Cardiovascular problems of latin americans

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#1 Cardiovascular problems of latin americans

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Cardiovascular problems of latin americans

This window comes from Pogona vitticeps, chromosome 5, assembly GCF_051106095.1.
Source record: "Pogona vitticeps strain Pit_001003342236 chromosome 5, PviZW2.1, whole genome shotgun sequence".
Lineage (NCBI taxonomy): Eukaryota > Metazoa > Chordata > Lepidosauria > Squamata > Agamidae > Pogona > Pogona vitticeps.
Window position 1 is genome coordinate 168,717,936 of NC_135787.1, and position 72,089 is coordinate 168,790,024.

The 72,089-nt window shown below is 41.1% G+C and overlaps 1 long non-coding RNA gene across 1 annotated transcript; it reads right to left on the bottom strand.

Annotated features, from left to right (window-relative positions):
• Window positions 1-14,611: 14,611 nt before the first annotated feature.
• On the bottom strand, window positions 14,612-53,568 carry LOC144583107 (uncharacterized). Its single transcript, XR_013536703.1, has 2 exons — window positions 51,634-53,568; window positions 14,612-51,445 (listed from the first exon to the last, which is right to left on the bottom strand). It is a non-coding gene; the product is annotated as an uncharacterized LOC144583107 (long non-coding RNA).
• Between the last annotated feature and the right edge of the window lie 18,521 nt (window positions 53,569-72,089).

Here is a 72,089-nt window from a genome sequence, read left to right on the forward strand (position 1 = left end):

Limited knowledge on the prevalence and distribution of risk factors impairs the planning and implementation of cardiovascular prevention programs in the Latin American and Caribbean LAC region. Obesity, hypercholesterolemia, and hypertriglyceridemia were more prevalent in the US population than in LAC population 31 vs. The observed patterns of obesity-related risk factors and their current and future impact on the burden of cardiovascular diseases remain to be explained. A Comparison with the United States. Cardiovascular problems of latin americans 23, ; Accepted: December 5, ; Published: This is an open-access article distributed under the terms of the Creative Commons Attribution License, which permits unrestricted use, distribution, and reproduction in any medium, provided the original author and source are credited. This work was supported by several sources. The funders had no role in study design, data collection and analysis, decision to publish, or preparation of the manuscript. For the last two decades cardiovascular diseases have been the main cause of Cardiovascular problems of latin americans in Latin America and the Caribbean LAC. Vintage cellars wine club on the distribution of cardiovascular risk factors in Cardiovascular problems of latin americans region are limited, and the few studies available show significant variation in the levels of prevalence. This scarcity of data on the distribution of risk factors and, in turn, on their impact on incidence and mortality hampers efforts to curtail the growing epidemic of cardiovascular disease in LAC. In fact, national and regional health policies have been customarily based on estimates of the burden of risk factors and disease that rely heavily on demographic profiles. Here we report the distribution of cardiovascular risk factors using data from population-based studies from eight LAC countries. We also compare the distribution of cardiovascular risk factors in LAC and the US, as a way to illustrate...